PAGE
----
I chose to machine-sew the reinforcement stitches for my steeks. I didn't know enough when I knitted them to alternate colors, and just knitted right through with green, carrying the orange across the back. I figured machine stitching would be my best bet for anchoring those floating little bits of yarn. It worked pretty alright, though I did end up with a few loose threads I had to weave in afterward.

Then I did the cutting. Oh, my heart. I had a moment when I thought I'd cut through the shoulder stitches and almost had a stroke. I don't think I can handle this level of stress from my leisure activities.

But then, ta-da! your weird scrunched tube opens up like a flower into an actual knitted garment.



Needless to say, I didn't get it done in time for Christmas, just finishing it up this week. Every time I approached a new and challenging aspect of the pattern, I had to set the whole thing aside and let it marinate for a while before I could tackle it. Somehow C managed to stay in the dark—even when I was clearly adding ribbing to a vest and weaving in ends on the vest—until I layed it out to block it. He was pretty psyched by the whole thing, even if it was four and a half months late.

Notes about the yarn and pattern(s) on Ravelry.

Wednesday, May 6, 2020

Book Stack ~ April 2020

My 2020 book challenge—to read 50 books from the stack by my bed (and other unread volumes already in the house). Previous months here: JanuaryFebruary, March.



One good thing about a stay-at-home order: it makes for lots of time to read. Still, I only checked two books off the stack (1 and 2), because I ordered books online (3 and 8), borrowed books from other members of the household (4-6), and reread a book I've read before (7).

1. Wesley the Owl: The Remarkable Love Story of an Owl and His Girl. This is one I picked up off a book swap table last year, about a barn owl raised by a young woman. It's a fascinating look into the psychology of this intelligent and charming bird.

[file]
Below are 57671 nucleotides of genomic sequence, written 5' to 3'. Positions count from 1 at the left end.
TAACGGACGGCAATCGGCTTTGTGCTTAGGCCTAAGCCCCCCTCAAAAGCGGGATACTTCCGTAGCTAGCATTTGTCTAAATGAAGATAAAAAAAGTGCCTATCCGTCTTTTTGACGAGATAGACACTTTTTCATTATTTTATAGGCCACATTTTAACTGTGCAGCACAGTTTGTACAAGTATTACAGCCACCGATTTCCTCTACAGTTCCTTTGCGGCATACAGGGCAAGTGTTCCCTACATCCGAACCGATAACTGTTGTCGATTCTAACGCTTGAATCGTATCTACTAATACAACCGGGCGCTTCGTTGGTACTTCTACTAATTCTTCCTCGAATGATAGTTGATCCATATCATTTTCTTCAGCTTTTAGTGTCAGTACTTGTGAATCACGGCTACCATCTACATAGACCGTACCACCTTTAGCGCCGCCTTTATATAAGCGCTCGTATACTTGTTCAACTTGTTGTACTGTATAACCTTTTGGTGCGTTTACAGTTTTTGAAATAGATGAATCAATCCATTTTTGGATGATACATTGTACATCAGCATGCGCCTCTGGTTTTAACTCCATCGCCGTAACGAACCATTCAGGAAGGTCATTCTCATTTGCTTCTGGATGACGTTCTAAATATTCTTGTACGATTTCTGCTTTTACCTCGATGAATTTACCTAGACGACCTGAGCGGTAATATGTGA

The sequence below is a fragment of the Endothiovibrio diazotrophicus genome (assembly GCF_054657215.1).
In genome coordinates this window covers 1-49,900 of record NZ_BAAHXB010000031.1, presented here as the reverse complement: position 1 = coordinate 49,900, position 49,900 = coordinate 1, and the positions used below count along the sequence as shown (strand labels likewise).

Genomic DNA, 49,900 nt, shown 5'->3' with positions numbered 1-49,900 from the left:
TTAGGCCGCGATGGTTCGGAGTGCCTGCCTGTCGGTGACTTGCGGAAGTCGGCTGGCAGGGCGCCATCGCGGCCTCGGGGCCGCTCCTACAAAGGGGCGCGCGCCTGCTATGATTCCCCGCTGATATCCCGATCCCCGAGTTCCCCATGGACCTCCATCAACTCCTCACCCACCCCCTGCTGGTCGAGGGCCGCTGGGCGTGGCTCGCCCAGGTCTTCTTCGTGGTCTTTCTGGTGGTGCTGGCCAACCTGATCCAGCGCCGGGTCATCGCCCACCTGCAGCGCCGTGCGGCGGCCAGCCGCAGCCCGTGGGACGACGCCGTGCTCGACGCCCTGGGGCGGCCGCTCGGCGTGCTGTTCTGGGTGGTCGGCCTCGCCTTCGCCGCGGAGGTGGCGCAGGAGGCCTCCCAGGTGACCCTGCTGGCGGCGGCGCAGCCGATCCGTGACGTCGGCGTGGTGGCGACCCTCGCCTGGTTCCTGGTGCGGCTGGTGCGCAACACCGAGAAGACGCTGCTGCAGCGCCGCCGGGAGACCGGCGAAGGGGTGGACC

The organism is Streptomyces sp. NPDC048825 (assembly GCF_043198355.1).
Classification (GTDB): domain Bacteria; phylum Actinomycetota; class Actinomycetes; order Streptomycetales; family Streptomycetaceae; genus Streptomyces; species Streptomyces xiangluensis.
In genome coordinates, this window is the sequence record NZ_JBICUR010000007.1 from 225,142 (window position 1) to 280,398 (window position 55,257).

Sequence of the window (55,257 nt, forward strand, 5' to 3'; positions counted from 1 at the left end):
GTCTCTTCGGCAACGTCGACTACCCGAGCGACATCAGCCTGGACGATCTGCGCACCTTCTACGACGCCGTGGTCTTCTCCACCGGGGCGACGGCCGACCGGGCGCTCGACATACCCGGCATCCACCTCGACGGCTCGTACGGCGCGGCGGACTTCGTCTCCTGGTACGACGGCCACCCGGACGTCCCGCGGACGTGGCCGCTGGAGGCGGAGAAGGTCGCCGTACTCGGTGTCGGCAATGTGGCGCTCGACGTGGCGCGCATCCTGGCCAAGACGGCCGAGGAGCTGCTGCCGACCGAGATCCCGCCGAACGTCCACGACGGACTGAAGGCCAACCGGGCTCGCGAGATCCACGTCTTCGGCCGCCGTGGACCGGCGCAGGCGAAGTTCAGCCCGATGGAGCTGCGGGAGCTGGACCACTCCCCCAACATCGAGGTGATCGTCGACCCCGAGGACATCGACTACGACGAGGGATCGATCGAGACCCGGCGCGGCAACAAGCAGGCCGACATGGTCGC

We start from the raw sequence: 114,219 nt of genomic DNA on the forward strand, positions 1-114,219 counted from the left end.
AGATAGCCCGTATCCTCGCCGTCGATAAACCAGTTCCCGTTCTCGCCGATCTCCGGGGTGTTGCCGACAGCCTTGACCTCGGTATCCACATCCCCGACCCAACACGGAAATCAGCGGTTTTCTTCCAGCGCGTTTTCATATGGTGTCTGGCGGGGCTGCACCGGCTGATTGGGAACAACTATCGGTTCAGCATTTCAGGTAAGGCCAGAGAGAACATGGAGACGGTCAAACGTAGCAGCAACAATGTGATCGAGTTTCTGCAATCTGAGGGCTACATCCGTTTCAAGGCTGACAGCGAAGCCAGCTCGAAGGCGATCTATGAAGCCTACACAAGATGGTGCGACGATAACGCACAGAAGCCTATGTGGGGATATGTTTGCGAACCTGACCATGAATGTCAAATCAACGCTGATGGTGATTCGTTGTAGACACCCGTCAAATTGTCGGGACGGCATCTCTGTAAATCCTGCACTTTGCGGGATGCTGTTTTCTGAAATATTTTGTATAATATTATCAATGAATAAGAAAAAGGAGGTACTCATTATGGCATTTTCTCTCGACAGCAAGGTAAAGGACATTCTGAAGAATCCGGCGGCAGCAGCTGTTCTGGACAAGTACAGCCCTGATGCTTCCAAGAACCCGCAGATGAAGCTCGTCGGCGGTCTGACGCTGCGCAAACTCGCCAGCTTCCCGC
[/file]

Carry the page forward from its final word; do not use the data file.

2. My favorite guilty pleasure is 1960s romantic suspense novels, and Mary Stewart is the master. I acquired this tattered old copy of This Rough Magic some time ago at a library book sale, and it was the perfect diversion from reality—a spine-tingling romp through murder, smuggling, and romance in Corfu. There's also a heroic dolphin.

3. I'd been wanting to read Amy Stewart's Kopp Sisters novels for a while and finally ordered what I thought were the first three from an online used book purveyor. Unfortunately I missed the second volume and had to take a break after the first, Girl Waits with Gun, about three sisters living on their own on a farm in rural New Jersey who have a run-in with a local miscreant. It's full of interesting historical details, and the fascinating thing is that it's based on true events.

4, 5, and 6. When M was younger, my mom used to send him the Flavia de Luce mysteries by Allen Bradley. I'd been meaning to give them a try for a while, but only just last month got around to it and plowed through them, reading one every couple of days. Before reading these books, I would have told you I'm not a big fan of child narrators of adult novels, but I stand corrected. Eleven-year-old Flavia de Luce is a delight—smart, spunky, saucy. Her fascination with poisons and poisoning is endearing, although when she mixes up persistent toxic chemicals (like trichloroethylene to dry-clean a coat she got covered in graveyard dirt) in the chemistry lab next door to her bedroom, I get anxious for her health. I finished the last two we own (fourth and fifth volumes) in the first couple of days of May, and I thought I'd be saturated with the goings-on in Bishops-Lacey at that point, but a big bombshell drops at the end of the fifth book, so I might need to order the next five ASAP.

7. Over 2017, 2018, and into 2019, I read almost all of the Barbara Michaels/Elizabeth Peters oeuvre (70-odd books in all; oh to be one-tenth that prolific!), but there was one book I hadn't gotten to yet, Other Worlds, an unusual volume, in which some famous spritualists and skeptics from different times and places (including Arthur Conan Doyle and Harry Houdini, as well as, one suspects, the author herself) gather together to solve—or at least swap theories about—two famous historic ghost stories. A great reminder that the truth of a story often depends on the teller or listener's point of view.

8. Finally, I read an actually recent book, Desert Cabal, by Amy Irvine, in which she carries on a one-sided converstaion with the late Edward Abbey about the desert, wilderness protection, and some of Abbey's less savory qualities like sexism and xenephobia. Having been a big Abbey reader in my younger years, I found it engaging, refreshing, and a little depressing, considering the current state of public lands protection (or lack thereof) under the political craziness of our current time.